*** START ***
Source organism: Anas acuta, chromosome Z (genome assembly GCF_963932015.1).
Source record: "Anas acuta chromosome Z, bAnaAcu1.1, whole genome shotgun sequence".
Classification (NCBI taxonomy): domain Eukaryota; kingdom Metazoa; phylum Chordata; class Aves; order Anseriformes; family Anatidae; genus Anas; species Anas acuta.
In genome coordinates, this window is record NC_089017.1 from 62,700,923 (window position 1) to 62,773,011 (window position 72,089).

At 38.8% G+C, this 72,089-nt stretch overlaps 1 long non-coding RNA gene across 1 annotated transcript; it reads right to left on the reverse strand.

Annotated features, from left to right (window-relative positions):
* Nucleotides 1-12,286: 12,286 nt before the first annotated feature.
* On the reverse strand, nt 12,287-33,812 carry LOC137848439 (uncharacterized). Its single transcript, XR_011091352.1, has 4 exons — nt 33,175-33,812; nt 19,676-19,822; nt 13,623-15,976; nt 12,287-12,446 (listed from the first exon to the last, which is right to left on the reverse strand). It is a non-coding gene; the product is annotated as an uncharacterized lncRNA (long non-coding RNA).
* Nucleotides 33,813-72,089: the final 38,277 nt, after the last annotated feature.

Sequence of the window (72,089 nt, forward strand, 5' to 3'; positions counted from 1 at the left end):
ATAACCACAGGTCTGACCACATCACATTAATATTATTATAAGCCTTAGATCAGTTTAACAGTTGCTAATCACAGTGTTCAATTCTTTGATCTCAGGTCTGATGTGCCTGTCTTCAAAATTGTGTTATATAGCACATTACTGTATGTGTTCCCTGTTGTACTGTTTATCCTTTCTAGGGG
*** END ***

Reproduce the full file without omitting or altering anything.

Source organism: Anas acuta, chromosome Z (genome assembly GCF_963932015.1).
Source record: "Anas acuta chromosome Z, bAnaAcu1.1, whole genome shotgun sequence".
Classification (NCBI taxonomy): domain Eukaryota; kingdom Metazoa; phylum Chordata; class Aves; order Anseriformes; family Anatidae; genus Anas; species Anas acuta.
In genome coordinates, this window is record NC_089017.1 from 62,700,923 (window position 1) to 62,773,011 (window position 72,089).

At 38.8% G+C, this 72,089-nt stretch overlaps 1 long non-coding RNA gene across 1 annotated transcript; it reads right to left on the reverse strand.

Annotated features, from left to right (window-relative positions):
* Nucleotides 1-12,286: 12,286 nt before the first annotated feature.
* On the reverse strand, nt 12,287-33,812 carry LOC137848439 (uncharacterized). Its single transcript, XR_011091352.1, has 4 exons — nt 33,175-33,812; nt 19,676-19,822; nt 13,623-15,976; nt 12,287-12,446 (listed from the first exon to the last, which is right to left on the reverse strand). It is a non-coding gene; the product is annotated as an uncharacterized lncRNA (long non-coding RNA).
* Nucleotides 33,813-72,089: the final 38,277 nt, after the last annotated feature.

Sequence of the window (72,089 nt, forward strand, 5' to 3'; positions counted from 1 at the left end):
ATAACCACAGGTCTGACCACATCACATTAATATTATTATAAGCCTTAGATCAGTTTAACAGTTGCTAATCACAGTGTTCAATTCTTTGATCTCAGGTCTGATGTGCCTGTCTTCAAAATTGTGTTATATAGCACATTACTGTATGTGTTCCCTGTTGTACTGTTTATCCTTTCTAGGGG